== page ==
You might think that if there’s one product that will never be in short supply, it’s dead bodies.
Though there’s no shortage of dead people, but U.S. medical schools and universities are having trouble getting enough cadavers for dissection in anatomy courses.
The Los Angeles Times and the Denver Post report that the supply of human cadavers for dissection in Colorado and Wyoming is at its lowest rate in 20 years, and it’s hardly any better in other parts of the country, forcing anatomy instructors to turn away students.
Mark Frasier, an associate professor at Colorado State University, told the Los Angeles Times: “This year, I requested 15 (cadavers) and we’ll get seven. So now I’m cutting back on students that can take dissection. It’s such a shame. I have the room, all the things we need to teach, and I can’t do it.”
Mike Carry, an official at the Colorado Anatomical Board, told the Denver Post: “Textbooks will tell you where things are supposed to be, but hardly anyone has that typical pattern. One of the things you get out of dissecting is an understanding of variation.”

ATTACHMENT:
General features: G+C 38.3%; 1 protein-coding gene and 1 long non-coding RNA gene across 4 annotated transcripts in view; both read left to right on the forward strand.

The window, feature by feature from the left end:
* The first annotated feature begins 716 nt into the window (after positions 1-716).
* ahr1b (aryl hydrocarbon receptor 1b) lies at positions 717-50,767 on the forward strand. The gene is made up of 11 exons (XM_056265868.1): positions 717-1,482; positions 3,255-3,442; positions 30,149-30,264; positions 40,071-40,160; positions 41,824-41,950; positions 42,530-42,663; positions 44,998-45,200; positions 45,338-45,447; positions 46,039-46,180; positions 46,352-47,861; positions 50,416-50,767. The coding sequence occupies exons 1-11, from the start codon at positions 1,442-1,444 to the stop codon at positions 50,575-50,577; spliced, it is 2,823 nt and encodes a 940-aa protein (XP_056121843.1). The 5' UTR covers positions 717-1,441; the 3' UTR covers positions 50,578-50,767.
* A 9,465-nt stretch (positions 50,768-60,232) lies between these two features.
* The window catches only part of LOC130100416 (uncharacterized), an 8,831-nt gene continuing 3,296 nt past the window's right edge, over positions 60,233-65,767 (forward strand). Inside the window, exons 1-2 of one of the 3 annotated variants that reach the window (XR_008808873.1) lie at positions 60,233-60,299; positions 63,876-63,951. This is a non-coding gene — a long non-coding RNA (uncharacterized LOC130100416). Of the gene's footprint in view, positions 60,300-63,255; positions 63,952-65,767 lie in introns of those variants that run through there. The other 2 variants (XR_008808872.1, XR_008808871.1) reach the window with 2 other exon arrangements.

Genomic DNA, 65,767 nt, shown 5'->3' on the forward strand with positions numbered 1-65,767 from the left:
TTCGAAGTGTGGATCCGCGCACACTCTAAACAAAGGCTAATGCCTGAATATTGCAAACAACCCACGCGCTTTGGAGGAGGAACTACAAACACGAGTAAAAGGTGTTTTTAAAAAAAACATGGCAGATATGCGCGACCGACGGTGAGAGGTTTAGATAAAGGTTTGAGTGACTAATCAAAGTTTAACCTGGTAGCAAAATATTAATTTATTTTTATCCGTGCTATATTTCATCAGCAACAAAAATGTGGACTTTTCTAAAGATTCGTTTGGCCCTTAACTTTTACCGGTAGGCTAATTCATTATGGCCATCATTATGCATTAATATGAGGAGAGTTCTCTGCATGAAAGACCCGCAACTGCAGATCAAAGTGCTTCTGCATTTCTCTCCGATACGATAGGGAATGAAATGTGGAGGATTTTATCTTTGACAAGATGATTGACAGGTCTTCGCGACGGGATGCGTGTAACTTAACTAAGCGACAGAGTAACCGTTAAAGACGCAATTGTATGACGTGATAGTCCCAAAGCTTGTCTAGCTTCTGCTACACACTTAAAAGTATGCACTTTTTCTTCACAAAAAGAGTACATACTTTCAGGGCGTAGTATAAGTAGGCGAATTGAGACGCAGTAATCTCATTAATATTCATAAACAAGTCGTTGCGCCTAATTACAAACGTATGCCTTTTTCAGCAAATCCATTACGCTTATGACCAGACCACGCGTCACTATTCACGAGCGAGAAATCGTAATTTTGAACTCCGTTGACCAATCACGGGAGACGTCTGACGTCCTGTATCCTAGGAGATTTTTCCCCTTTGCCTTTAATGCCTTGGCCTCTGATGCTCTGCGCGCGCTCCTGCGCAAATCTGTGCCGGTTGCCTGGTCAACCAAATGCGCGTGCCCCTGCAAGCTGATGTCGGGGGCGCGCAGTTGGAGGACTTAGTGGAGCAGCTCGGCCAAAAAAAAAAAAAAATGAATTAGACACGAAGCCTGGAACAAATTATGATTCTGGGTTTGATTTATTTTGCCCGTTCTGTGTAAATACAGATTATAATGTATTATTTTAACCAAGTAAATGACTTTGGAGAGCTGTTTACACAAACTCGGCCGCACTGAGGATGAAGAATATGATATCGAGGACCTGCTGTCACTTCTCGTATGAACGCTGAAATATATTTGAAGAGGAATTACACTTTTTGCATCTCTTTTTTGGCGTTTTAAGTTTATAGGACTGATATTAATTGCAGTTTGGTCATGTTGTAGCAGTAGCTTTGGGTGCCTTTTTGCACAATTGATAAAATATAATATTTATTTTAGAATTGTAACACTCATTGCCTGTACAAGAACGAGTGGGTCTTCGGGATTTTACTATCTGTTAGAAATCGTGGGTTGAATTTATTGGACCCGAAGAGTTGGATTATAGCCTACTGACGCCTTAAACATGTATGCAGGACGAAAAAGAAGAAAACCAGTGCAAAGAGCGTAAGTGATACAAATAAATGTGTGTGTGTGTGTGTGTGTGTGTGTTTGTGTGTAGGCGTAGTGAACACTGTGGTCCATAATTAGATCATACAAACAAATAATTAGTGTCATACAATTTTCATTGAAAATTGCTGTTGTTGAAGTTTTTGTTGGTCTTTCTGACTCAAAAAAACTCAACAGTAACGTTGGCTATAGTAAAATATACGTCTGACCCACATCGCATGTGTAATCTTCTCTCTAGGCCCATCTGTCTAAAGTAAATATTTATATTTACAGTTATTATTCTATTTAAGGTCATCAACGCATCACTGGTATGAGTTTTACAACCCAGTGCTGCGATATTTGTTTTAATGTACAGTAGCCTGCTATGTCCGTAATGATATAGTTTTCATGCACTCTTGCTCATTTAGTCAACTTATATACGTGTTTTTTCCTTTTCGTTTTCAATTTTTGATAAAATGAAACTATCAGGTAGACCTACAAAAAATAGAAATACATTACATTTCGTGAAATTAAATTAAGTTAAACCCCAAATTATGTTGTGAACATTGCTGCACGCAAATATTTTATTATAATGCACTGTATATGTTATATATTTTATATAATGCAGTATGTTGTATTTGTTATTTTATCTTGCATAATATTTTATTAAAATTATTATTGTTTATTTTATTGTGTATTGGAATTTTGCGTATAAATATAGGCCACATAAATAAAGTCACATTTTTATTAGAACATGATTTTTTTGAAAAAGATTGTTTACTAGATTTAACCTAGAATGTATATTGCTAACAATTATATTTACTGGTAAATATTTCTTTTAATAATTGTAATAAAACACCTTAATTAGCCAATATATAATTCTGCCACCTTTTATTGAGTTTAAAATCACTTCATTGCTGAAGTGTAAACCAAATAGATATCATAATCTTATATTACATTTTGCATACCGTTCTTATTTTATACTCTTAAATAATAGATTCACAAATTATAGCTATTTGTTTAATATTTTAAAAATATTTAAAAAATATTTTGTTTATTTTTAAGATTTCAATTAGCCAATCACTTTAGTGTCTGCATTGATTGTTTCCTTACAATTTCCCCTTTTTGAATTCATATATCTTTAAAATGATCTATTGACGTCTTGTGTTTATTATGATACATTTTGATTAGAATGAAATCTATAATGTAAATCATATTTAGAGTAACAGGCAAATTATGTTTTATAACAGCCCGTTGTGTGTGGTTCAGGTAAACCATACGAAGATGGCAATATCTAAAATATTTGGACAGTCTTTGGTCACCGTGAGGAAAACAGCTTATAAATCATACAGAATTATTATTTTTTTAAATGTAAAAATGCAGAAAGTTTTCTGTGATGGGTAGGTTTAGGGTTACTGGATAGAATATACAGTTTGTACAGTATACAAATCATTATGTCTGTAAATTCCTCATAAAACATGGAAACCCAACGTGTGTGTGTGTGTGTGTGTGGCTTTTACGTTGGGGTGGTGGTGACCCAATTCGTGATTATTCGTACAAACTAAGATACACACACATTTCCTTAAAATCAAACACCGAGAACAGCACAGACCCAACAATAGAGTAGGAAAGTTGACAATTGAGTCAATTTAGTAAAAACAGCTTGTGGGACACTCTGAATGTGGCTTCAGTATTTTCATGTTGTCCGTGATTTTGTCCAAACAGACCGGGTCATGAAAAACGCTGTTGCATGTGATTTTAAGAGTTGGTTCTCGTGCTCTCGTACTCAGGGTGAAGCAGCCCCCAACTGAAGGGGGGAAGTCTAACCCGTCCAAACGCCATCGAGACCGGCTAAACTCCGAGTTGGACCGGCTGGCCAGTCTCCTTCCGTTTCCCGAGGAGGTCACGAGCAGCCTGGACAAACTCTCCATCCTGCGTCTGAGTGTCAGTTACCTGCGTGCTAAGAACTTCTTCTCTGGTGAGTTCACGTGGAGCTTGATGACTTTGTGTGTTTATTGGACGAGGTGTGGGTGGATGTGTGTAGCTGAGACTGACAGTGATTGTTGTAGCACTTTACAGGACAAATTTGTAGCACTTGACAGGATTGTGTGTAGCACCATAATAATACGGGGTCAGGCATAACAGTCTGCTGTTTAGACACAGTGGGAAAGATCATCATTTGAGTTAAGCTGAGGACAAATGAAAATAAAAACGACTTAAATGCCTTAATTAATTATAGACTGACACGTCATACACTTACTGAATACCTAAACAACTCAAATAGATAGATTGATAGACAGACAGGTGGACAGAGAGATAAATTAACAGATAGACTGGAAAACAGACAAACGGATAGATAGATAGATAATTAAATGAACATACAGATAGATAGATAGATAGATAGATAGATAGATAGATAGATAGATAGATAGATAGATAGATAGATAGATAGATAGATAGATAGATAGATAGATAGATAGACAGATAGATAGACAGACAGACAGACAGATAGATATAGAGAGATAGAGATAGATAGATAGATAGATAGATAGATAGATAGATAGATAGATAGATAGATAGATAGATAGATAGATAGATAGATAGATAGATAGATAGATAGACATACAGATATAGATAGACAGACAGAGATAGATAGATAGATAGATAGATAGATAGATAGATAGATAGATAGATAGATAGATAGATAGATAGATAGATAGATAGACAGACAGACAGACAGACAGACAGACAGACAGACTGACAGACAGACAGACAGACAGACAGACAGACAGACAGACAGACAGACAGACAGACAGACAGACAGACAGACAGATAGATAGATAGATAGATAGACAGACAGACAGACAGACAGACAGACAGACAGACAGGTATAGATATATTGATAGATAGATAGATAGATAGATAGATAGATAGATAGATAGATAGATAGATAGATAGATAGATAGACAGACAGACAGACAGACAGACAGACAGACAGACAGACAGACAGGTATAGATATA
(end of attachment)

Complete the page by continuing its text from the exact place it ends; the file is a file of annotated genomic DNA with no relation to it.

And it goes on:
The Times also quoted Arthur Caplan, of the University of Pennsylvania, as saying the shortage is due to a surge in demand as new students enter the system, and competition for donations from the growing human tissue industry.
“For human dissection needs, the body count is low”
Los Angeles Times, May 25, 2008
“Cadaver shortage hits medical schools”
Denver Post, April 29, 2008